A federal jury in Denver awarded $43.1 million in damages to a tiny software firm in Massachusetts following a civil trial over allegations that Jeppesen Sanderson, a division of Boeing, violated a deal to develop software for reading Jeppesen charts on mobile devices.
Whether that 2009 contract, which predated the release of Apple’s iPad in 2010, covered software development for Apple’s now-ubiquitous device, remains a matter of dispute.
SolidFX, founded by a husband-and-wife team in Foxborough, Mass., has been effectively out of business for three years, though the company has continued to support customers who purchased more than 800 dedicated chart reading tablets developed by SolidFX before Apple’s iPad took over the market, according to one of the small firm’s founders.
Jeppesen maintains the contract did not entitle SolidFX to develop an application to read Jeppesen charts in the iPad.
“We strongly disagree with the verdict in this case,” said Jeppesen spokesman Mike Pound, in an email to AOPA. “Jeppesen has complied with all of our contractual and legal obligations to SolidFX. We believe we have significant grounds for appeal and will pursue them vigorously.”
Jeppesen, based in Englewood, Colo., is a leading provider of aviation navigation charts and data used in commercial and general aviation. Pound said the April 17 verdict will not force changes in the company’s offerings.
“We do not expect the decision to have any impact on the price or availability of our products,” Pound wrote.
A University of Denver law professor told The Denver Post in early April that the case may impact other existing contracts between application developers and content owners, and future contracts will likely be drafted to make clear what rights each party has with respect to the various platforms. SolidFX claimed Jeppesen refused to provide critical data that SolidFX needed to create a chart-reading application for the iPad, and concealed its plans to develop such an application on its own.
“We are very pleased with the verdict, in particular that all 6 claims submitted to the jury were decided in our favor,” wrote Jeff McDonald, who founded SolidFX with Dona Flamme, in an email to AOPA. “We are prepared for any Jeppesen/Boeing appeal and are committed to see this process to successful conclusion.”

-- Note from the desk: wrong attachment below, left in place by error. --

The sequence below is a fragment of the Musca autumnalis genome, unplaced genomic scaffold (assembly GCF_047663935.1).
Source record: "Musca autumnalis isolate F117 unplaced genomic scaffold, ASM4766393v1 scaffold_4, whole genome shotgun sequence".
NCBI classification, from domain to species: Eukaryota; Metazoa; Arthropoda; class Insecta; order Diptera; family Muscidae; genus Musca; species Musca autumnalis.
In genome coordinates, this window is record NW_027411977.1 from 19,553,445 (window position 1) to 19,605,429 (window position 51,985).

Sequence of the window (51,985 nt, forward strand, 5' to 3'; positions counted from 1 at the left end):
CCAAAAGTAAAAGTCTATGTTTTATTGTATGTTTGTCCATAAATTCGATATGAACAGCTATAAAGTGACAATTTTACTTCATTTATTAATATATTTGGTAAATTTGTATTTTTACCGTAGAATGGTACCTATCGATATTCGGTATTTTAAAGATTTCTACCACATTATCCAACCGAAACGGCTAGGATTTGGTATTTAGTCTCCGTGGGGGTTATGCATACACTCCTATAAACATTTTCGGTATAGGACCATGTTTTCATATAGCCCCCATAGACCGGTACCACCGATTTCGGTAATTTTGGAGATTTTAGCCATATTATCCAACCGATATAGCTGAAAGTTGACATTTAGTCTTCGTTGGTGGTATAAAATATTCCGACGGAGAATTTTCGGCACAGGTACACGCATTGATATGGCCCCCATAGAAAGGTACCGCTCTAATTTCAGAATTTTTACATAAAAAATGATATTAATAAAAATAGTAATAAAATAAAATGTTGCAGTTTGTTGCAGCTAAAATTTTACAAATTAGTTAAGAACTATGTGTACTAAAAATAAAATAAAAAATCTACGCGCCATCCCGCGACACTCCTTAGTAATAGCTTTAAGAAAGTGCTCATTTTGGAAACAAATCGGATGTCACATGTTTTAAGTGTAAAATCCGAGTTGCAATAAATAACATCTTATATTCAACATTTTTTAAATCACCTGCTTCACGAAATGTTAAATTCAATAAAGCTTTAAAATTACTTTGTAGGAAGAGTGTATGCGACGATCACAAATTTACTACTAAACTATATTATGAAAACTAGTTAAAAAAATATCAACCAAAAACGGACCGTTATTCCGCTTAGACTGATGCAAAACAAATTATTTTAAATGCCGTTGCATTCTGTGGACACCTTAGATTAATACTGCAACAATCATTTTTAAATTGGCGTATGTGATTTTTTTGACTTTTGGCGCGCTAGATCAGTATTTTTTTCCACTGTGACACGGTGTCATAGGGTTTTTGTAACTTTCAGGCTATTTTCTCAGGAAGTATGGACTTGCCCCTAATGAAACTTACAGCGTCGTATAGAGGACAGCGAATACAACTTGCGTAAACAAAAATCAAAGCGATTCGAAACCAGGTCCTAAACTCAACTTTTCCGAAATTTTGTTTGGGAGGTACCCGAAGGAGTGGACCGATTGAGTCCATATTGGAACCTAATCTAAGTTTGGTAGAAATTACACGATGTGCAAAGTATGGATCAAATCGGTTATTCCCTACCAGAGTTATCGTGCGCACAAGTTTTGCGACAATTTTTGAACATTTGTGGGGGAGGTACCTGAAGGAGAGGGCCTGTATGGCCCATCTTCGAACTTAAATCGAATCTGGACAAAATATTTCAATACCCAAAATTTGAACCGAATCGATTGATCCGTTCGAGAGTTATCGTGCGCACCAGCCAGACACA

McDonald said that SolidFX has been effectively out of business since 2011, though a small support staff was retained for another year to service customers who purchased the company’s own chart-reading tablet, the FX8.
“Since then, we have continued to support customers even though all products sold are well beyond the warranty period, at expense to us,” McDonald wrote. “While many customers have moved to the iPad we felt strongly it was important to support those who supported us.”
SolidFX sought $78.6 million in damages, claiming that Jeppesen took their idea and turned it into a $50 million-a-year business, and effectively drove SolidFX out of business. Jeppesen countered that the iPad was not covered by the 2009 contract.
SolidFX attorneys, the Denver firm Davis, Graham and Stubbs, argued the 2009 contract had anticipated future platforms such as the iPad, and that Jeppesen knowingly concealed its plan to develop an iPad app from SolidFX. Emails presented during the trial persuaded the jury that Jeppesen officials acknowledged that the SolidFX contract covered the iPad, while at the same time concealing the company’s plan to develop its own application.
Following the verdict, jurors told The Denver Post that this was a case of a large company taking advantage of a small one, and that Jeppesen failed to uphold its end of the bargain.
Jeppesen attorneys argued at trial that SolidFX was attempting to revise the terms of the deal after the fact.